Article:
Ann Aguirre’s Grimspace is the kind of book that you can kick back with and enjoy the ride, as long as you don’t think too hard about it. It’s got enough humour and action to preoccupy you for a few enjoyable evenings, and its sequel, Wanderlust, is due to hit shelves in August 2008, with two more books in the series currently contracted. I’m looking forward to them.

Aguirre, Ann. Grimspace. New York: Ace Books, 2008. 326 pages. $7.99 (Canadian), paperback.

See also: selected reviews by Grasping for the Wind, Fantasy Café, Dear Author, and FantasyBookSpot.

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The Outback Stars
April 26, 2008, 2344
Filed under: Reviews | Tags: , , , , ,

The Outback StarsThe Outback Stars has some of the most beautiful cover art I have seen for a long time on a science fiction book. However, while good artwork sells books, good story sells them better, and that’s something Sandra McDonald understands. In fact, she wrote a solid enough debut novel that it warranted a nomination for the Compton Crook award. She also understands what she’s doing with her book: the tag-line she uses is “Love. Duty. Really big spaceships.” Which is probably a decent summation of some of the big ticket items in the book, if a very brief one.

Made up of military science fiction and space opera genre-wise, The Outback Stars is the story of Lieutenant Jodenny Scott and Sergeant Terry Myell. There’s a lot going on in this book, but if you expect space battles you won’t find them here. Jodenny has won a medal of honour for her conduct on her last ship, which ended in a fiery blaze. She escapes from her recovery period by forcing her posting on the Aral Sea as a supply officer. She gets the dubious honour of “reforming” Underway Stores, where what she doesn’t know can hurt her. With possible smugglers on board, she must deal with surviving her last ship and navigate alien transportation systems not designed for human use.

While the novel begins slowly, the pace builds with numerous subplots juggled together, scaffolding effectively into higher tension. McDonald excels in looking at the valour found in the everyday military actions during peacetime, and the ship politics that result from it. The ordinary becomes oddly fascinating, mostly because the writing makes it that way. Word choice is deft, and character portrayal is both consistent and complex. Jodenny is no cardboard cutout, and she certainly isn’t perfect.

For Jodenny and Terry, space is not the final frontier. Maybe it’s love in this particular book, or possibly the mysterious and alien Wondjina technology. Either way you slice it, the mixture of larger themes balanced with details of prose and story work well together. Terry’s intermittent gecko, Koo, was probably one of my favourite characters in the book. The details of supporting characters made for a nuanced balance, especially when Jodenny deals with some of the malcontents in her division in, er, creative ways. The interactions between characters are where McDonald shines; sometimes the unspoken is more important than what was actually said:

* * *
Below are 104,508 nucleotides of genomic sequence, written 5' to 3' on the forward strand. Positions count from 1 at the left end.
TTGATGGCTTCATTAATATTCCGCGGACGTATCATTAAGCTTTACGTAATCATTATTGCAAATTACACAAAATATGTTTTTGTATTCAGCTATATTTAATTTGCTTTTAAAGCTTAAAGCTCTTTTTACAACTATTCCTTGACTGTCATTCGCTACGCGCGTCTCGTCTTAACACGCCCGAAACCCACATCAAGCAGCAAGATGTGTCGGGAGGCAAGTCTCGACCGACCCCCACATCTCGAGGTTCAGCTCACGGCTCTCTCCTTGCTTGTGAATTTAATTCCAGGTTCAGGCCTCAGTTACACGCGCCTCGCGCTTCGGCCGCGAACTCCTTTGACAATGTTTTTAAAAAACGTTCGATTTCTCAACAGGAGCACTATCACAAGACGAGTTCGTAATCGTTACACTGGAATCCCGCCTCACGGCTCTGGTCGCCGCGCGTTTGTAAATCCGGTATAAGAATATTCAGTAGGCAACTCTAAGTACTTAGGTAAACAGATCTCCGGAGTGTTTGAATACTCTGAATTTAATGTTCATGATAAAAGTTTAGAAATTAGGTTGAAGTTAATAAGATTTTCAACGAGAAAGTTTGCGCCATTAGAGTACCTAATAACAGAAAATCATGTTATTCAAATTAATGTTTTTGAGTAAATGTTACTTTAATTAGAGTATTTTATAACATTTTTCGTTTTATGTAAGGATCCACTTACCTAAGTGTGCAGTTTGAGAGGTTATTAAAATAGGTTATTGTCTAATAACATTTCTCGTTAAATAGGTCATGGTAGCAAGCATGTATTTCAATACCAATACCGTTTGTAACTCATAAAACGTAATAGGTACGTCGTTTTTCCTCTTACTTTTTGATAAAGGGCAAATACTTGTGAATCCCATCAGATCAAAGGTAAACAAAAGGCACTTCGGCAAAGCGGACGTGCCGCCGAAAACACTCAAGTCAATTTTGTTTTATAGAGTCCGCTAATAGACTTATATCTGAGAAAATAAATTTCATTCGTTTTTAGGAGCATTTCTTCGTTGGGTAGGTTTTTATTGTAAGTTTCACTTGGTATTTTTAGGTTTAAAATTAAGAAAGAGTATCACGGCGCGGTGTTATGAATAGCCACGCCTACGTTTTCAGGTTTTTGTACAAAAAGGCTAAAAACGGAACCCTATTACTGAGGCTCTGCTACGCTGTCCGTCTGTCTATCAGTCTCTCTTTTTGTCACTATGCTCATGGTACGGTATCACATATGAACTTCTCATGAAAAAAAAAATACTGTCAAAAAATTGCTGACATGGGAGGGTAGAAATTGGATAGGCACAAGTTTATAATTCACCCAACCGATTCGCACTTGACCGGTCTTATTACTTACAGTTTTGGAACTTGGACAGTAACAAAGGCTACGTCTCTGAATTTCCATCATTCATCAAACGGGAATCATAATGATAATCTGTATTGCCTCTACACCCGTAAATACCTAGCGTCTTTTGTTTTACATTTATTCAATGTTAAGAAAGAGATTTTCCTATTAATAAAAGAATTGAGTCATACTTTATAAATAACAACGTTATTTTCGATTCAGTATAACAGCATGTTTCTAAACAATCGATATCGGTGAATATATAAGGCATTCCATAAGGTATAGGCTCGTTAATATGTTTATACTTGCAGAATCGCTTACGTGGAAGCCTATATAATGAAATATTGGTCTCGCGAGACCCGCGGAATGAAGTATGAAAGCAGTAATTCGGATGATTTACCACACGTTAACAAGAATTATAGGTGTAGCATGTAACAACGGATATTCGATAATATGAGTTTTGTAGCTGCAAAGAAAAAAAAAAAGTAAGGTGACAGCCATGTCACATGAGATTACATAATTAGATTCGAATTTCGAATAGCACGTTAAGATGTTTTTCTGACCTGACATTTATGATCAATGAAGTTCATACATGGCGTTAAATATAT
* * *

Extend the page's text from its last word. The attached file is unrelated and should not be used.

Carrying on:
“What are you thinking?” he asked.
She was thinking there was no such thing as easy sex, no matter what people said. Not on a spaceship and not when the person was someone you worked with.
“I’m thinking this is just what the doctor ordered,” she lied.
Rokutan eased her back and began unbuttoning her blouse. “Is that all I am to you? A prescription?”
Jodenny touched his jaw. “A panacea.”
“A substitute for the real thing?”
“That’s a placebo,” she said (p. 250).

The mixture of alien and Aboriginal culture in The Outback Stars is fascinating, and a welcome change from the norm. Tying these two themes together bridges into the colonial nature of space, and I’m interested to see where this part of the story goes in future volumes. While this volume focuses mainly on interpersonal politics, my hope is McDonald’s next installment, The Stars Down Under, will take a broader political view and add depth to Jodenny’s world. More back story would satisfy my curiosity of how Australia became a major player in space, but it was also nice not to have the requisite info-dump when it really wasn’t required to understand the story.

One of the few weaknesses I noted was a lack of description of surroundings: it was difficult to know whether I was imagining what the author had in mind visually. Much of the Underway Stores department used specific equipment (the DNGO retrieval units were a particular highlight though I was waiting for a baby-eating joke that never came), but I wasn’t really sure what they looked like mentally. Sometimes I found myself getting distracted from the story because it was frustrating trying to situate things, and I was a little uncertain of the ship’s actual structure.

However, these are minor complaints, and overall The Outback Stars worked for me as a reader on a very basic level. These are characters who are everyday people dealing with their lives and their careers in ways that make sense to them, and the grounded nature of the story pulls the speculative into a reality that is all too rare in science fiction. I’m definitely looking forward to more from Sandra McDonald, and getting my hands on The Stars Down Under.

McDonald, Sandra. The Outback Stars. New York: Tor Books, 2007. 376 pages. $9.99 (Canadian), paperback.

See also: Fantasy Debut’s coverage, plus Tia’s interview with Sandra McDonald, and Sci-Fi Weekly’s review.